Resilience has often been described as the ability to pick yourself back up more times than you’ve been knocked down, but that’s only part of true resilience. Even more than merely picking yourself back up, resilience is about the attitude you adopt and the actions you take once you start again.
Your ability to recover quickly from setbacks and move on without losing a positive outlook can be hugely important to your personal and professional success.
Recovers quickly from difficulties or setbacks.
Matter is based on an ontology of over
30 recommended skills.
Throughout her life, Curie faced skeptism and discrimination from the scientific community purely due to her gender. Despite being an equal contributor to the discovery of Radium and Polonium with her husband, the Nobel Prize Nominating Committee originally wanted to omit her recognition. Nevertheless, Curie overcame these deep-rooted gender biases and became the first person to ever receive two Nobel prizes in physics and chemistry.
Not only did the world-renowned author have her “Harry Potter” manuscript rejected by several publishers in a row, she also struggled to make a life for herself as a single mother on government assistance while she wrote it. Today, Rowling is one of the world’s most celebrated authors and her magical universe continues to inspire millions.
Butterfield’s communication platform, Slack, is considered to be the fastest-growing business in existence. However, it started out as nothing more than a communication tool built around a multiplayer gaming project that ultimately failed. His ability to get back up and focus on the potential around Slack is a true demonstration of resilience.
When you have resilience, mistakes become learning opportunities. You can learn to quickly redirect your energies and change course without dwelling on temporary business setbacks that will inhibit your growth.
Resilience is contagious. When you believe in yourself, you inspire other people to believe in you and themselves. A positive, confident outlook is hard to ignore or dislike.
When you learn from your mistakes, you aren’t just relying on a positive attitude to help you overcome adversity. You’re making use of new information to avoid making the same mistakes and come up with better solutions.
When something goes wrong, it’s time to fix it, regardless of whose fault it may be. If the mistake was yours, feeling guilty won’t help, but action will.
A positive mindset is important, but it’s equally important to look at every decision with skepticism and examine it for potential issues.
Stubbornly pursuing the exact same goal without making necessary adaptations and expecting better results can be counterproductive. Resilience is about learning from your mistakes.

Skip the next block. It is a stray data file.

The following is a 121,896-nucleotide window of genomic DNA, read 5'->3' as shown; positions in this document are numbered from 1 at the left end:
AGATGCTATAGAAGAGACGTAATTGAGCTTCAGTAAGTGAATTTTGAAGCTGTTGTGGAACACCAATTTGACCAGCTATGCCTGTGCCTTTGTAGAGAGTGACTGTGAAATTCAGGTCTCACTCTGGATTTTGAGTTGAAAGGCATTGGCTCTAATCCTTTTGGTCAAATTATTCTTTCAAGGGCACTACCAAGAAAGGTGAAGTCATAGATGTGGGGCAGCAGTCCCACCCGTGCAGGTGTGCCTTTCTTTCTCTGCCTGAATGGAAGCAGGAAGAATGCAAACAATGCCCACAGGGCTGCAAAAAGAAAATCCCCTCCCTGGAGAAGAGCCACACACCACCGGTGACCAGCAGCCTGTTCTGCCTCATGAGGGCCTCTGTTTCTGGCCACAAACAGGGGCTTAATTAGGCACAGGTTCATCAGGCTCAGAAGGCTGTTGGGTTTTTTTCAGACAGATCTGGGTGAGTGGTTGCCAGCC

Staying optimistic during unpleasant times can be difficult, but maintaining a hopeful outlook is an important part of resiliency. Optimism does not mean ignoring the problem in order to focus on positive outcomes. It means understanding that setbacks are temporary and that you have the skills and abilities to combat the challenges you face.
Even when facing very painful events, try to consider the stressful situation in a broader context and keep a long-term perspective. Avoid blowing the event out of proportion.
One important habit shared by people who demonstrate strong resilience is creating new goals. When you have a list of things you want to achieve, you don’t let setbacks derail you. Instead, look for new ways to grow and concentrate on other dreams you still hope to pursue.
Resilient people tend to seek out and surround themselves with other resilient people, whether just for fun or when there’s a need for support. Supportive people give us the space to grieve and work through our emotions. They know how to listen and when to offer encouragement without trying to solve all of our problems with their advice.
When your work is especially stressful and competitive, it might make more sense to skip the break and just go straight to work. But these little pockets of rest are essential in ensuring that you recharge to avoid suffering from burnout. It usually happens when you’re overwhelmed by too much work.
Exercise regularly. Pay attention to your own needs and feelings. Engage in activities that you enjoy, find relaxing and take your mind off of work. Taking care of yourself helps to keep your mind and body primed to deal with situations that require resilience.
Act on adverse situations as much as you can. Take decisive actions, rather than detaching completely from problems and stresses and wishing they would just go away.
Resilience shouldn’t be practiced in a vacuum. Improve your Resilience by exploring and developing these complementary skills.
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